"Jesus said to his disciples, 'Therefore I tell you, do not worry about your life, what you will eat, or about your body, what you will wear. For life is more than food, and the body more than clothing. And can any of you by worrying add a single hour to your span of life? If then you are not able to do so small a thing as that, why do you worry about the rest? Consider the lilies: they neither dye their hair nor inject Botox between their eyebrows, ( a great sermon) yet I tell you, even Solomon in all his glory was not adorned like one of these.'"
In tribal society there might be periodic shortages, even famine, but the overarching mindset is of a world filled with opportunity for the skilled hunter and gatherer. With no property as a core idea, I cannot fear that you might take my property away from me. In the tribal world, nature is brimming with stuff.
Let's explore this for a while and then look at how these tribal views fit into how modern science now sees the world and how the emerging new economy also fits the tribal model of the Gift.
Tribal people inhabit a world of relationships and energy. With few possessions, things are of little value. Tribal people know that everything that they think or do has an effect on the universe itself! They know that they are integrated into the world.
So every thought and act ripples out every where and has the potential to effect everything and everyone. When a hunter kills an animal for food, he sees the act as a "gift". In his mind, the animal allows itself to be killed by him. No matter what his skill - the hunter works hard to be grateful. The act of killing for food is a sacred ritual. The animals must be propitiated before, during and after the hunt.He knows that his energy and his relationship to the animal are critical to his success and hence to the survival of his tribe.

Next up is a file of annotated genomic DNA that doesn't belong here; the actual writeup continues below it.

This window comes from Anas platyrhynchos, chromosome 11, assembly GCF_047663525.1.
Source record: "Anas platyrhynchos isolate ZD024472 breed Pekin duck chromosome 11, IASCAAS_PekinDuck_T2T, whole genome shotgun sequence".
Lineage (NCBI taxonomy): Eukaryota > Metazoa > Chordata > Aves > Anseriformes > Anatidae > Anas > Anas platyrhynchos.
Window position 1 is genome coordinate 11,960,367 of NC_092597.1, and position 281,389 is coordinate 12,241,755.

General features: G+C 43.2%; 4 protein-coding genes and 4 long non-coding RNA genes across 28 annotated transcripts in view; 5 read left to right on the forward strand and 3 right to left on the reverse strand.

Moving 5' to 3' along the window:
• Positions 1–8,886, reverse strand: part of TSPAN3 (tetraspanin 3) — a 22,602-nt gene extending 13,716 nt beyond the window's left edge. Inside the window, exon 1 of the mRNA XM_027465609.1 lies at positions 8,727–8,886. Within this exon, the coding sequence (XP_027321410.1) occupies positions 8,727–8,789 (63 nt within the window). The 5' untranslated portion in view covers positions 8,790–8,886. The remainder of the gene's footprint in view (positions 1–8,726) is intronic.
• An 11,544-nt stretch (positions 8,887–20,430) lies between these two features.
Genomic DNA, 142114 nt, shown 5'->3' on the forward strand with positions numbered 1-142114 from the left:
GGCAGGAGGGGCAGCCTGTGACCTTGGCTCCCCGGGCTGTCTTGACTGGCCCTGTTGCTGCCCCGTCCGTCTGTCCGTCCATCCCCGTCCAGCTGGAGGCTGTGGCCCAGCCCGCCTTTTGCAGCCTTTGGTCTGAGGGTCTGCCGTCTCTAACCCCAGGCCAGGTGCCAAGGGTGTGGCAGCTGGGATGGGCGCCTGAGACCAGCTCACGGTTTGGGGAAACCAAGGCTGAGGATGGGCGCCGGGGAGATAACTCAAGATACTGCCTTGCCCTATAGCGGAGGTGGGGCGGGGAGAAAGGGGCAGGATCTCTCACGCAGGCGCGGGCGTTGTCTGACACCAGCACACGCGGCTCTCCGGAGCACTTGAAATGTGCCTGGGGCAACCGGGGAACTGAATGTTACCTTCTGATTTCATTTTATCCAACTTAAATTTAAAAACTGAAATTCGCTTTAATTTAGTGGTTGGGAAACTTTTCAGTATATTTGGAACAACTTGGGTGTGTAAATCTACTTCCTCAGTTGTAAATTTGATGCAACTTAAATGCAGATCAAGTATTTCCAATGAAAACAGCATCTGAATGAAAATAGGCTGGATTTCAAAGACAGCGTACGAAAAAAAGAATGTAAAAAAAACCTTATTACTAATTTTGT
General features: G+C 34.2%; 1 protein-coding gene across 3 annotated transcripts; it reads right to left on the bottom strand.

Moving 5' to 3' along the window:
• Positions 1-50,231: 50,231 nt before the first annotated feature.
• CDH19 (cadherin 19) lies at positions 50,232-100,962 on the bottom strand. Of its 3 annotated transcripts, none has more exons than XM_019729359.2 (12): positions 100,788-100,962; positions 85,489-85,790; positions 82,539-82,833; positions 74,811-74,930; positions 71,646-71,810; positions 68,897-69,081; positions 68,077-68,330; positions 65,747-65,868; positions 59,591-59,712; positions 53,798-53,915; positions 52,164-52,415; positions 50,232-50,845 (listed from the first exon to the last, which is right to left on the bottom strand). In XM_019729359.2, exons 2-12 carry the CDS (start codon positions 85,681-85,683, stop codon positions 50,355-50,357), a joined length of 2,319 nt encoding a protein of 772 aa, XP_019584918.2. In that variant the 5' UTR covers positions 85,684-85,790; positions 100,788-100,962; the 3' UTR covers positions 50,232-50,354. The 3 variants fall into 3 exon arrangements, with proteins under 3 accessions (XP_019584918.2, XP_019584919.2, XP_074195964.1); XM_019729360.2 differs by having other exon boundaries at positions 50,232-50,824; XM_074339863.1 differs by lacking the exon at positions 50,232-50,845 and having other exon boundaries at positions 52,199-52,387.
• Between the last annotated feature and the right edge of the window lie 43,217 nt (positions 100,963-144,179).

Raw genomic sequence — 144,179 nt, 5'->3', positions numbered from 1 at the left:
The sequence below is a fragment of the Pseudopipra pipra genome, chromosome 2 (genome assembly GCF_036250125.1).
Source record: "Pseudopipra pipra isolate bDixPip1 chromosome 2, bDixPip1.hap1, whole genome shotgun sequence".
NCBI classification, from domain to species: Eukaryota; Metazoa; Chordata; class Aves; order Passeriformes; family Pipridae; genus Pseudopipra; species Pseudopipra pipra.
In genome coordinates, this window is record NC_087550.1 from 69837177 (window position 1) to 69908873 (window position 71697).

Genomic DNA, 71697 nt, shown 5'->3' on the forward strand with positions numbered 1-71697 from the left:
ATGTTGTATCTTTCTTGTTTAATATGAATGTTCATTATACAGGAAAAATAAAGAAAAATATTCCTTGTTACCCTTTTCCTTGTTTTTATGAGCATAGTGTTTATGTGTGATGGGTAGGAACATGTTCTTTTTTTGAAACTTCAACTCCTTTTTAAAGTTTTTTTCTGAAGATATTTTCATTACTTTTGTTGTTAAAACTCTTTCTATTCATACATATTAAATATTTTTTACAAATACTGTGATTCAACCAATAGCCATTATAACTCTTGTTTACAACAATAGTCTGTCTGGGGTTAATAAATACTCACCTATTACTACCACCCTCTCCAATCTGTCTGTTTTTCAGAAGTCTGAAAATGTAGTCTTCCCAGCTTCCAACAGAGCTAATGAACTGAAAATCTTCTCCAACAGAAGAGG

In a tribal setting, the bottom line for the survival of the individual is the survival of the tribe. This is why hunters and gatherers share what they hunt and find. Your reputation as hunter is dependent on two aspects: your success in hunting and your generosity in sharing. As a gatherer you share your wisdom about where food may be found and how all material brought into the camp can be converted into food, tools and clothing. Women in tribal life are responsible for the manufacturing side of the economy. Men for tools, for protein and for defence. The survival of the tribe depends on the skills being passed on well to the next generation.
So, at the heart of tribal life then is the social interaction that transfers all this knowledge into doctrine and onto the next generation. tribal survival depends as much on the sharing of knowledge as in the sharing of food. Sharing is not a fantasy about being nice, as we teach kids in kindergarten to share their toys, but is a survival strategy enabling a small and physically weak primate compete with all other animals and all the varied environmental conditions that nature can inflict. TBA